A jury finds a Kansas scholar guilty of fraud and hiding ties to China
A federal jury in Kansas City has found chemistry professor Feng "Franklin" Tao guilty on four counts of fraud and making false statements, charges leveled against him under a Trump-era program to root out Chinese spies.
The jury also found Tao not guilty of four related counts. After the mixed verdict, the judge declined to set a sentencing date and instead asked the defense and prosecution for a series of further briefs.
According to Tao's lead attorney, Peter Zeidenberg, Judge Julie Robinson said she saw "significant issues" with the government's evidence.
"While we are deeply disappointed with the jury's verdict, we believe it was so clearly against the weight of the evidence we are convinced that it will not stand," Zeidenberg said in a statement.
Prosecutors alleged that Tao concealed work with a Chinese university and an affiliation with a Chinese government-run talent program in a scheme to defraud the University of Kansas and the government.
Tao was arrested in 2019, just months after the Department of Justice launched the "China Initiative" under then-Attorney General Jeff Sessions to crack down on trade secret theft and economic espionage. The program was discontinued in February.
Tao was suspended from his role as an associate professor of chemical and petroleum engineering at the University of Kansas in Lawrence, was barred from entering campus and was forced to wear a tracking device on his ankle.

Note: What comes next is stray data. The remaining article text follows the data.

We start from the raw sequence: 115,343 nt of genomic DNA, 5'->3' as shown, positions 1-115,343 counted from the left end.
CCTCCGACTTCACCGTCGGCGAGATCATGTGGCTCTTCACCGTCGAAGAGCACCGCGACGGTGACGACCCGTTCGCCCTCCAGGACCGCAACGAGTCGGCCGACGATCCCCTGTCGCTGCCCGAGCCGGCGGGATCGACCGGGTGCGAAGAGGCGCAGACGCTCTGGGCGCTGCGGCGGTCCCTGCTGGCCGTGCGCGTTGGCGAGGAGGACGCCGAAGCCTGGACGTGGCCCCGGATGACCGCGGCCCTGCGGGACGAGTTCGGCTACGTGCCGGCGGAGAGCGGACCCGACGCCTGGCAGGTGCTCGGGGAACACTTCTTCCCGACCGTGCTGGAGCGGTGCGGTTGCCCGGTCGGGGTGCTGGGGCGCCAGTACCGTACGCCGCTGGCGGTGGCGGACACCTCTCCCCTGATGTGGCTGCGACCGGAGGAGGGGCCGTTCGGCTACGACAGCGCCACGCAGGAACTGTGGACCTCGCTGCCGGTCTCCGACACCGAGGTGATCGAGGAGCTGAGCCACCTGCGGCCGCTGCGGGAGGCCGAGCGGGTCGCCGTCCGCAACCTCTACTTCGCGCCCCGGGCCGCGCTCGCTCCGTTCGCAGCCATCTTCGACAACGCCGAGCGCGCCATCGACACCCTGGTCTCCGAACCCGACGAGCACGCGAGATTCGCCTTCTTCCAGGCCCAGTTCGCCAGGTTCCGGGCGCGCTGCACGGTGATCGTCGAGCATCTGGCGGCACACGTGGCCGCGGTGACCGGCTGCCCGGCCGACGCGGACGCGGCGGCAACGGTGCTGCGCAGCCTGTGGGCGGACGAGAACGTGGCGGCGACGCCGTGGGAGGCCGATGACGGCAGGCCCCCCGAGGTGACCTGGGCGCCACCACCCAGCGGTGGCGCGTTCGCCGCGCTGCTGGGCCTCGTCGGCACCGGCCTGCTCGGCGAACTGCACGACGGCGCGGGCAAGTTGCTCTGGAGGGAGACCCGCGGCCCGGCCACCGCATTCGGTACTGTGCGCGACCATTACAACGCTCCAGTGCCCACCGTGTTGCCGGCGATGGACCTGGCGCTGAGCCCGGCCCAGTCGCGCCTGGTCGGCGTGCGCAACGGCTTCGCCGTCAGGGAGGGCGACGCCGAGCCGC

The government said Tao broke the law by not disclosing work he was doing for a Chinese university on conflict-of-interest forms. Prosecutors argued that he defrauded the university and federal agencies that provided grants for his research.
But his defense team said Tao never formally accepted the job offer at China's Fuzhou University, was never paid, and did not violate rules about disclosure that were in place at the time.
"Given that the victim agencies all said they were fully satisfied with the work Dr. Tao did on their grants, we do not believe the conviction can possibly stand, as they received the benefit of their bargain," Zeidenberg said.
A series of failures
Other high-profile China Initiative cases have foundered in recent months.
This past September, University of Tennessee professor Anming Hu was acquitted by a federal judge. In January, the government dropped its case against Massachusetts Institute of Technology professor Gang Chen, who was being prosecuted on charges similar to Tao's.
In February, the DOJ ended the China Initiative under pressure from critics who highlighted its high rate of failed prosecutions and argued that the program fueled racial bias and fear.
In a December report, the MIT Technology Review identified 77 China Initiative cases and over 150 defendants, the vast majority of which had Chinese heritage. Only a quarter of the cases actually involved espionage charges, it found, and appeared to be an increasing focus on research integrity cases — including Tao's.
Scholars say the China Initiative had a chilling effect on academia.
Ann Chih Lin, an Associate Professor of Public Policy at the University of Michigan, conducted a survey across five U.S. universities. It found that nearly three-quarters of Chinese-American researchers didn't feel safe in America, or felt uncertain about whether they'd be safe here in the future — many because of government investigations.
A fourth of those polled had considered avoiding federal grant applications altogether — a move could undermine ambitious research projects.
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